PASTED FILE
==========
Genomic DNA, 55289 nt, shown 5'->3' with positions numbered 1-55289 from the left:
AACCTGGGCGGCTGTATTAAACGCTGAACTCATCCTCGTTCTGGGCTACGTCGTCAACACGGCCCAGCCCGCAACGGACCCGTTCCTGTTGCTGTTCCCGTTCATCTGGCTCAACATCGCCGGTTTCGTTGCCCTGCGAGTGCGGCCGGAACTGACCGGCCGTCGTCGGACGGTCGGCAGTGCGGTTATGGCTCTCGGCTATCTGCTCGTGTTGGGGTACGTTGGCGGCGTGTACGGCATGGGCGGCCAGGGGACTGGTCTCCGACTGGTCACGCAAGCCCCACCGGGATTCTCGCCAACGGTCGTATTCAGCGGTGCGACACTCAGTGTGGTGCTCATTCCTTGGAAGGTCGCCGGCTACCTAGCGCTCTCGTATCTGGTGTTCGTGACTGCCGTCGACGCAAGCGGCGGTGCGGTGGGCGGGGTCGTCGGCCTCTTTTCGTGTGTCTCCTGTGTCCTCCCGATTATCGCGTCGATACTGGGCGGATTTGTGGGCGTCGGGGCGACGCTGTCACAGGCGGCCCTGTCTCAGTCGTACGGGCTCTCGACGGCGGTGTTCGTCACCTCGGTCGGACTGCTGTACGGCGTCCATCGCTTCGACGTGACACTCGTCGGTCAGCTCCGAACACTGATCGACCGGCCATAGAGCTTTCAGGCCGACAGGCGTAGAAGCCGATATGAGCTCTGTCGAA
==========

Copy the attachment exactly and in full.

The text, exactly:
Genomic DNA, 55289 nt, shown 5'->3' with positions numbered 1-55289 from the left:
AACCTGGGCGGCTGTATTAAACGCTGAACTCATCCTCGTTCTGGGCTACGTCGTCAACACGGCCCAGCCCGCAACGGACCCGTTCCTGTTGCTGTTCCCGTTCATCTGGCTCAACATCGCCGGTTTCGTTGCCCTGCGAGTGCGGCCGGAACTGACCGGCCGTCGTCGGACGGTCGGCAGTGCGGTTATGGCTCTCGGCTATCTGCTCGTGTTGGGGTACGTTGGCGGCGTGTACGGCATGGGCGGCCAGGGGACTGGTCTCCGACTGGTCACGCAAGCCCCACCGGGATTCTCGCCAACGGTCGTATTCAGCGGTGCGACACTCAGTGTGGTGCTCATTCCTTGGAAGGTCGCCGGCTACCTAGCGCTCTCGTATCTGGTGTTCGTGACTGCCGTCGACGCAAGCGGCGGTGCGGTGGGCGGGGTCGTCGGCCTCTTTTCGTGTGTCTCCTGTGTCCTCCCGATTATCGCGTCGATACTGGGCGGATTTGTGGGCGTCGGGGCGACGCTGTCACAGGCGGCCCTGTCTCAGTCGTACGGGCTCTCGACGGCGGTGTTCGTCACCTCGGTCGGACTGCTGTACGGCGTCCATCGCTTCGACGTGACACTCGTCGGTCAGCTCCGAACACTGATCGACCGGCCATAGAGCTTTCAGGCCGACAGGCGTAGAAGCCGATATGAGCTCTGTCGAA